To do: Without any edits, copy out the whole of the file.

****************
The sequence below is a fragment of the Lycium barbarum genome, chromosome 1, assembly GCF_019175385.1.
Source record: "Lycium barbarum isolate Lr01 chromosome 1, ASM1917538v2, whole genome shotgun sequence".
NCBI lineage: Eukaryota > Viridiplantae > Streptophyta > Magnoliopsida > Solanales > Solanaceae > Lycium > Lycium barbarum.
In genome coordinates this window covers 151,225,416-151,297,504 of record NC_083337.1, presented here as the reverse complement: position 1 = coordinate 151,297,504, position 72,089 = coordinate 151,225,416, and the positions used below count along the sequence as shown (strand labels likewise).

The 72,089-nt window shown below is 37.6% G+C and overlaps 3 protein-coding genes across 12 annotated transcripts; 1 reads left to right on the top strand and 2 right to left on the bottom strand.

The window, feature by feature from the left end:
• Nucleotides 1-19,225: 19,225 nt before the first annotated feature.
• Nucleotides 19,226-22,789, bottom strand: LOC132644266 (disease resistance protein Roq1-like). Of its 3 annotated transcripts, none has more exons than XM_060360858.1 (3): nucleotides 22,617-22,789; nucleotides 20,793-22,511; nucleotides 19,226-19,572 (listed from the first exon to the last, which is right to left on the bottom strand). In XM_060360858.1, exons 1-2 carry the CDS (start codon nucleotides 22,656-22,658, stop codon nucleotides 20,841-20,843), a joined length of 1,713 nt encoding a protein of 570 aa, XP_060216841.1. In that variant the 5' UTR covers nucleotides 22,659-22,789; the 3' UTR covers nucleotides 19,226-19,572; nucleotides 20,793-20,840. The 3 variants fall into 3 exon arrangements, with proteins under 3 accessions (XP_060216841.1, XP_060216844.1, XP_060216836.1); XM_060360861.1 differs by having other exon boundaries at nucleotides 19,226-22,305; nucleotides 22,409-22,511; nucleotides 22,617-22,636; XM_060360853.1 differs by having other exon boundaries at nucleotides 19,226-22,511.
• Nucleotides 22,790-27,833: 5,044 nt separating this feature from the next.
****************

The sequence below is a fragment of the Lycium barbarum genome, chromosome 1, assembly GCF_019175385.1.
Source record: "Lycium barbarum isolate Lr01 chromosome 1, ASM1917538v2, whole genome shotgun sequence".
NCBI lineage: Eukaryota > Viridiplantae > Streptophyta > Magnoliopsida > Solanales > Solanaceae > Lycium > Lycium barbarum.
In genome coordinates this window covers 151,225,416-151,297,504 of record NC_083337.1, presented here as the reverse complement: position 1 = coordinate 151,297,504, position 72,089 = coordinate 151,225,416, and the positions used below count along the sequence as shown (strand labels likewise).

The 72,089-nt window shown below is 37.6% G+C and overlaps 3 protein-coding genes across 12 annotated transcripts; 1 reads left to right on the top strand and 2 right to left on the bottom strand.

The window, feature by feature from the left end:
• Nucleotides 1-19,225: 19,225 nt before the first annotated feature.
• Nucleotides 19,226-22,789, bottom strand: LOC132644266 (disease resistance protein Roq1-like). Of its 3 annotated transcripts, none has more exons than XM_060360858.1 (3): nucleotides 22,617-22,789; nucleotides 20,793-22,511; nucleotides 19,226-19,572 (listed from the first exon to the last, which is right to left on the bottom strand). In XM_060360858.1, exons 1-2 carry the CDS (start codon nucleotides 22,656-22,658, stop codon nucleotides 20,841-20,843), a joined length of 1,713 nt encoding a protein of 570 aa, XP_060216841.1. In that variant the 5' UTR covers nucleotides 22,659-22,789; the 3' UTR covers nucleotides 19,226-19,572; nucleotides 20,793-20,840. The 3 variants fall into 3 exon arrangements, with proteins under 3 accessions (XP_060216841.1, XP_060216844.1, XP_060216836.1); XM_060360861.1 differs by having other exon boundaries at nucleotides 19,226-22,305; nucleotides 22,409-22,511; nucleotides 22,617-22,636; XM_060360853.1 differs by having other exon boundaries at nucleotides 19,226-22,511.
• Nucleotides 22,790-27,833: 5,044 nt separating this feature from the next.